Thursday, 16 June 2011

Turkey's CHP: The aftermath

The failure of the main opposition party, the secular CHP, to hit a 30% target set by its new leader has provoked a growing storm of intraparty criticism, according to the media. Despite the fact that the party gained only 25% of the vote, CHP boss Kemal Kılıçdaroğlu has put on a brave face, pointing out that he CHP is the only party to have increased its number of parliamentary seats in the election. True enough, but that has everything to do with constituency boundaries and very little to do with popularity. He is clear, though, that the number of votes is “not sufficient”.
Hurriyet (June 15th) reports that a group of ‘dissidents’ within the party, led by the septuagenarian former leader Deniz Baykal, is already beginning to mutter about who was to blame for the CHP’s poor showing. Baykal said pointedly that at the end of his leadership in May 2010, surveys were putting the CHP at 29%.

Other party insiders have admitted that the party was disorganised in the campaign, with a number of candidates who are new to politics. Policy, not just politics, is also being questioned. Analyst Aengus Collins at Istnabul Notes writes that “someone is going to have to do something very different if they want to emerge as a serious rival to the AKP”, echoing Baykal, who has privately said that copying the AKP’s policies and approach has cost the party votes.

Baykal seems an unlikely Brutus. He led the party of Ataturk into a deep malaise from which it has only just started to recover under Kılıçdaroğlu, whose honesty and bookish intelligence are a refreshing change from Baykal’s sterile gerontocracy. And he was forced out from the leadership after a videotape emerged showing him with a woman who was purportedly his mistress. But he may be aware that whoever wields the knife never wears the crown. If a plot does emerge, expect one of the younger, newer CHP members to lead the coup.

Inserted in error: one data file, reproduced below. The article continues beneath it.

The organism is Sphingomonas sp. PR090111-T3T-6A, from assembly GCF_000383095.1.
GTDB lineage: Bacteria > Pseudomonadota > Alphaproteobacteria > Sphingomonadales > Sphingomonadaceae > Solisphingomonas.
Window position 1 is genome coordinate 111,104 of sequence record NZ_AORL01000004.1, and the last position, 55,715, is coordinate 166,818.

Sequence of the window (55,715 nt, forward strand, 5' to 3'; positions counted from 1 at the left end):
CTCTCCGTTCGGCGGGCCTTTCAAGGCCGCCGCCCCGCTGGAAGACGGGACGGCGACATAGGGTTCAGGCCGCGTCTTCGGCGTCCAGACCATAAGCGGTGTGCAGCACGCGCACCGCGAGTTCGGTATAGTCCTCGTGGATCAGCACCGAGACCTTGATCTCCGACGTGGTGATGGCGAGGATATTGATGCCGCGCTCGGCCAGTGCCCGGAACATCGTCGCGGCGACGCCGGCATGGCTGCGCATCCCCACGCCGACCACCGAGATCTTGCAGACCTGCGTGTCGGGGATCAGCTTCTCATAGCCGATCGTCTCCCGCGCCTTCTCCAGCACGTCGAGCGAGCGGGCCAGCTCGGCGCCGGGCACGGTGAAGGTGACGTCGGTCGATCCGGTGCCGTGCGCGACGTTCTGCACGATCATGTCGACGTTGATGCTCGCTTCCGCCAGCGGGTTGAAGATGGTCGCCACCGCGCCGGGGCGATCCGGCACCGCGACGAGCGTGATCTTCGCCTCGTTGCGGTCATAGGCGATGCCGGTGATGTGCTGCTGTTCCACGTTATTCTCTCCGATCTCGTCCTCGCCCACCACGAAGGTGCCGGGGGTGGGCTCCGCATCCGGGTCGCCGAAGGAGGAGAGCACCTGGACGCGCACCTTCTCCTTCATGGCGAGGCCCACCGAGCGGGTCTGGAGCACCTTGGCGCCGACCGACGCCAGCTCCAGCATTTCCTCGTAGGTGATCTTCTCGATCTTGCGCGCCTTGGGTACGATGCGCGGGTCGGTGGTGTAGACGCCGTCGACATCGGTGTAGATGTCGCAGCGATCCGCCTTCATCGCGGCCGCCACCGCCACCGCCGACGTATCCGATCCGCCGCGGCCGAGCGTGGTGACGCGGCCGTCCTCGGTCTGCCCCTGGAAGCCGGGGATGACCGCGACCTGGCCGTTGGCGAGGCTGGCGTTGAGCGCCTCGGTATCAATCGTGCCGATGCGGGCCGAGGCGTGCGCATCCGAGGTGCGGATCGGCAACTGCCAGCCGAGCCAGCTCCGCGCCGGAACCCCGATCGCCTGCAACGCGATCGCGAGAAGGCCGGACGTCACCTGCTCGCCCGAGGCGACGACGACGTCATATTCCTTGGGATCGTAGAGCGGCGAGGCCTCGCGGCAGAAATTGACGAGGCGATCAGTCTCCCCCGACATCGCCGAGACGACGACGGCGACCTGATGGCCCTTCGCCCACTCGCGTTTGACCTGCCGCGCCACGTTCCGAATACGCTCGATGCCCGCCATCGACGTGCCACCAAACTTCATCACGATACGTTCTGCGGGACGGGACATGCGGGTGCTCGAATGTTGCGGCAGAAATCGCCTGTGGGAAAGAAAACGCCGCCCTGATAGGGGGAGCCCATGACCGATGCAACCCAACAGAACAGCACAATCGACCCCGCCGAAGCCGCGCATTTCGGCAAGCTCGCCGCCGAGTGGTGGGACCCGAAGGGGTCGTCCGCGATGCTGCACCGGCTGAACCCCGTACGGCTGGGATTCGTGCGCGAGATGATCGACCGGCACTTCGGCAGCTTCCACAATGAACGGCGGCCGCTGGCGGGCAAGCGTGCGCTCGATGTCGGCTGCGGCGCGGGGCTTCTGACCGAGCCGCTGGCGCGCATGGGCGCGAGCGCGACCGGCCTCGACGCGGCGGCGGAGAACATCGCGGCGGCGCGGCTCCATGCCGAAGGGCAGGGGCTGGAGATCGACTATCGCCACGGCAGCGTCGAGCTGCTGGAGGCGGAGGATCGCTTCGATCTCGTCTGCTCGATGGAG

In any case Kılıçdaroğlu seems sanguine at this stage, ruling out an extraordinary party convention and privately stating his willingness to let the dissidents gather as many signatures as they can. Nonetheless his performance will undoubtedly come under scrutiny. Emre Kızılkaya, whom I was fortunate enough to chat with in Istanbul, suggests on his blog that as a political personality Kılıçdaroğlu cannot get away with the earthy, often confrontational statements which Erdoğan makes and which can be brushed off as gaffes (the Berlusconi comparison is unfortunate but perhaps appropriate).

For now, Kılıçdaroğlu is publicly focused on the main task ahead – negotiating with the ruling AKP over the new constitution. The CHP boss is reportedly angry that, after dragging his name through the mud during the campaign, Prime Minister Recep Tayyip Erdoğan is now calling for dialogue and compromise between parties. Kılıçdaroğlu called it “hypocritical politics” and insincerity. However he has nonetheless signaled his willingness to work with the AKP on drafting a replacement to the current constitution, introduced in 1982 after a military coup.

So far Kılıçdaroğlu is holding his cards to his chest, stating that the CHP did not know what the government’s plans were and that “First, we have to see the framework”. Nonetheless he told Hurriyet that he will refuse to support Erdoğan’s supposed main aim – the creation of a strong presidential system in Turkey, presumably to prolong his own hold on power.

The CHP’s suggestion is for a Constitutional Commission - comprising an equal number of members from all parties in parliament, and involving civil society and the wider parliament – to write the new constitution. In principle this would be hard for Erdoğan to turn down, given his supposed commitment to political dialogue. In practice it may prove unpalatable to his centralising, one-man show style of politics.

If a Constitutional Commission does emerge, expect its composition and mandate to be fiercely argued over by the AKP and the CHP. Whether or not Kılıçdaroğlu can stand firm will depend, in large part, on whether he can keep his potential rivals from sharpening their knives.

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